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Arvind Mills Ltd. Vs. Commissioner of Income Tax, Gujarat [1992] INSC 176 (21 July 1992)

Ray, G.N. (J) Ray, G.N. (J) Mohan, S. (J)

CITATION: 1993 AIR 103 1992 SCR (3) 557 1992 SCC (3) 535 JT 1992 (4) 330 1992 SCALE (2)48

ACT:

Income Tax Act, 1961 : Section 37.

Business expenditure-Capital or Revenue expenditure- Test to determine-Expenditure must have direct nexus with day to day running of business-Question of voluntary or involuntary payment is not relevant-Contribution of betterment charges made by the assessee towards the cost of Town Planning Scheme under the Bombay Town Planning Act, 1954-Expenditure held capital in nature-Not deductible from the income of the assessee.

HEAD NOTE:

Under the Bombay Town Planning Scheme the lands of different owners within the Scheme are treated in a common pool and various improvements are effected for the better enjoyment of the lands in question. Since by such improvements the value of the land increases the person getting advantage of enhancement of value of land in question is required to pay betterment fee under the Bombay Town Planning Act, 1954.

The appellant-Company made payments towards betterment charges in ten instalments and claimed deduction of the said payment on the ground that it was a revenue expenditure. The Income Tax Officer disallowed the claim for deduction. On appeal, the Appellate Assistant Commissioner allowed deduction of the amount of only one installment paid by the assessee for the year of assessment. The Company preferred an appeal before the Income Tax Tribunal which held that the betterment charge was not revenue expenditure and therefore no deduction was allowable. On a reference to the High Court of Gujarat on the question whether the Tribunal was justified in disallowing the betterment charges, the High Court decided against the Assessee-Company.

In appeal to this Court it was contended on behalf of the appellant-Company that because of the improvement effected under the Town Planning Scheme the running of the business of the Assessee-Company got 558 improved and thus the betterment fee required to be paid under the scheme had a direct nexus with the running of the business of assessee. Hence, such betterment charge particularly in the context that such payment was involuntary and was in the nature of compulsory exaction from the assessee should be held to be a revenue expenditure made for better running of the business.

On behalf of the revenue it was contended that there must be a direct connection with the business activities and the expenditure made and a remote connection with the business activities is not relevant for the purpose of treating the expenditure as revenue expenditure.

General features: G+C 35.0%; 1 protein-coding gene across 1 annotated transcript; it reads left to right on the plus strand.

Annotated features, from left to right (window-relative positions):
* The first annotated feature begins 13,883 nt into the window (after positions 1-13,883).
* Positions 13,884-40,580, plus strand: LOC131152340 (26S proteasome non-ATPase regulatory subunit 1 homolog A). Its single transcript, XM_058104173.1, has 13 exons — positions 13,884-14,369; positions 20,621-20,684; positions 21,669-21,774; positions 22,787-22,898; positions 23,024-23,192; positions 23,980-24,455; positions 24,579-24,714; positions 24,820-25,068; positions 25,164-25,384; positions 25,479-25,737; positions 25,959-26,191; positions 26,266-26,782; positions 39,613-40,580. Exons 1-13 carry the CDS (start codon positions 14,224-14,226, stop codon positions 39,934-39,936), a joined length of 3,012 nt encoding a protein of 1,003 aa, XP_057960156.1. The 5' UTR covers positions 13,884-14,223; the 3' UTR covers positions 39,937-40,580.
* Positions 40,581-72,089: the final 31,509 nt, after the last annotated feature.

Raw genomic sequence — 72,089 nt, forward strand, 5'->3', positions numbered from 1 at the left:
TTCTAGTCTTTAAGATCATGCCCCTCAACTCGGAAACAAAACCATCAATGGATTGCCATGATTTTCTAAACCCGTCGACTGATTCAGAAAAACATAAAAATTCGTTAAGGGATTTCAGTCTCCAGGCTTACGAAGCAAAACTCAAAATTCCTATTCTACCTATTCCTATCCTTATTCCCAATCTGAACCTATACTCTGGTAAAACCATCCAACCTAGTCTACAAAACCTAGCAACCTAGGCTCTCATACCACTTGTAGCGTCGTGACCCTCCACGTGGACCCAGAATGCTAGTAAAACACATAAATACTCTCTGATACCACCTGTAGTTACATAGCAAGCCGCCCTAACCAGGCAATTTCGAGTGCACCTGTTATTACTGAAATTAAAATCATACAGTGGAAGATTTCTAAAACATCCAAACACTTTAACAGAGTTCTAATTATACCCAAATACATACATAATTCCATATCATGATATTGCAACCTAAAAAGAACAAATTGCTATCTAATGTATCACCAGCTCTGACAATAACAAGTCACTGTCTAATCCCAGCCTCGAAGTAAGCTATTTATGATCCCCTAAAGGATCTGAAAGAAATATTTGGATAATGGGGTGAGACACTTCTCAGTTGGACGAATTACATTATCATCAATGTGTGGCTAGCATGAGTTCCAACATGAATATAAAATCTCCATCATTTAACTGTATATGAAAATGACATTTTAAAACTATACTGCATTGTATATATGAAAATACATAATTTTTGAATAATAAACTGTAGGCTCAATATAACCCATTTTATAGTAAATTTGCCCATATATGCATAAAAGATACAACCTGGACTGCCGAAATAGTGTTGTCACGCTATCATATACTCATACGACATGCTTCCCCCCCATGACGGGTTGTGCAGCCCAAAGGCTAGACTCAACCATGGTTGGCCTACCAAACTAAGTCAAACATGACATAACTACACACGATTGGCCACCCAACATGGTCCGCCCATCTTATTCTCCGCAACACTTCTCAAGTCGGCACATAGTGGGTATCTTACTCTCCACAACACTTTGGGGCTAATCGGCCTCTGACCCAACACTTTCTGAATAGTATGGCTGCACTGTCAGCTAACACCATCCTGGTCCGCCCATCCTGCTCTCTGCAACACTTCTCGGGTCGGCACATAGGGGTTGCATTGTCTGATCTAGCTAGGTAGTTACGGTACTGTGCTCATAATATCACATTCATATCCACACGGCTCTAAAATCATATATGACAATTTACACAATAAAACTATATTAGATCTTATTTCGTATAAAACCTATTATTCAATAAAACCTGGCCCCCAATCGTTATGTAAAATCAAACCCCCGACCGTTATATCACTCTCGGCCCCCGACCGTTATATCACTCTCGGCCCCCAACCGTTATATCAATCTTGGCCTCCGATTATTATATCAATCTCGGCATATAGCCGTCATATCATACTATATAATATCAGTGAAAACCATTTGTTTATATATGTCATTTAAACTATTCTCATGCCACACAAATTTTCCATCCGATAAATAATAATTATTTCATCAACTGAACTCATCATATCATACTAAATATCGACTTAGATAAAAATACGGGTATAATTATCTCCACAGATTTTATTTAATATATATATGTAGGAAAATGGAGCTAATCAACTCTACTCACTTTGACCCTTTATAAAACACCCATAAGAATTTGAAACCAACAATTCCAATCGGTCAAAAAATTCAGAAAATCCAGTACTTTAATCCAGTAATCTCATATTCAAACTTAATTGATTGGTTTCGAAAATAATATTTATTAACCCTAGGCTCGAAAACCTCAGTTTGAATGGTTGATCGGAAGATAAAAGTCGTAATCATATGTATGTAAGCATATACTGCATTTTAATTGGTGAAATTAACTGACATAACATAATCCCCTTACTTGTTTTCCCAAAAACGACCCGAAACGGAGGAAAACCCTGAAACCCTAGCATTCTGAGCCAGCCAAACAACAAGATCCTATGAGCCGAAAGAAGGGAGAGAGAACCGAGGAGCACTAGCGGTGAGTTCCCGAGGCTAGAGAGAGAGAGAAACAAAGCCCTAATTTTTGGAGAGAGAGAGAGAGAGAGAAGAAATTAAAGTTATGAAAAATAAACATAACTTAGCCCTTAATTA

Dismissing the appeal, this Court

HELD 1. In deciding whether an expenditure is a capital expenditure or a revenue expenditure the question of voluntary and/or involuntary payment becomes immaterial. It is the nature of expendure that determines the issue. The capital expenditure incurred in connection with the business activities ultimately results in efficiently carrying on the business and by that process gives aid in running of the day-to-day business more efficiently but simply on that score, the capital expenditure does not become a revenue expenditure. [566A, 565-H]

2. Under the Bombay Town Planning Scheme, the lands of different owners including the land of the assessee were treated as if included in a common pool and various improvements have been effected for the better enjoyment of the lands under the scheme. For such improvement by way of laying down roads, making provision for drainage etc. under the scheme, the owner got the advantage of betterment of the land in question and there is no manner of doubt that the valuation of the land had increased because of the improvements effected on the land. Simply because by such improvement it has also resulted in providing better facilities for carrying out the business of the assessee, the betterment charge required to be paid by the assessee, does not become the revenue expenditure. Such payment has no direct nexus with the day-to-day running of the business. [565E-G]

3. The High Court rightly held that the betterment charge on account of increase in the valuation of the land of the assessee should not be held as a revenue expenditure although general improvement of the area may have an impact on better running of the business. [566-F] 559 Mohanlal Har Govind of Jubbulpore v. Commissioner of Income Tax, C.P. & Berar, Nagpur, (1949) 17 I.T.R. p.473 and L.H. Sugar Factory and Oil Mills (P) Ltd. v. Commissioner of Income Tax U.P., (1980) 125 I.T.R. p.293, distinguished.

Dollar Company v. Commissioner of Income Tax,(1986) 161 I.T.R.p. 455 and State of Gujarat v. Shantilal Mangaldas and Ors.,[1969] 3 S.C.R. 341, referred to.

Additional Commissioner of Income Tax, Gujarat v. Rohit Mills Ltd., (1976) 104 I.T.R. p.132, approved.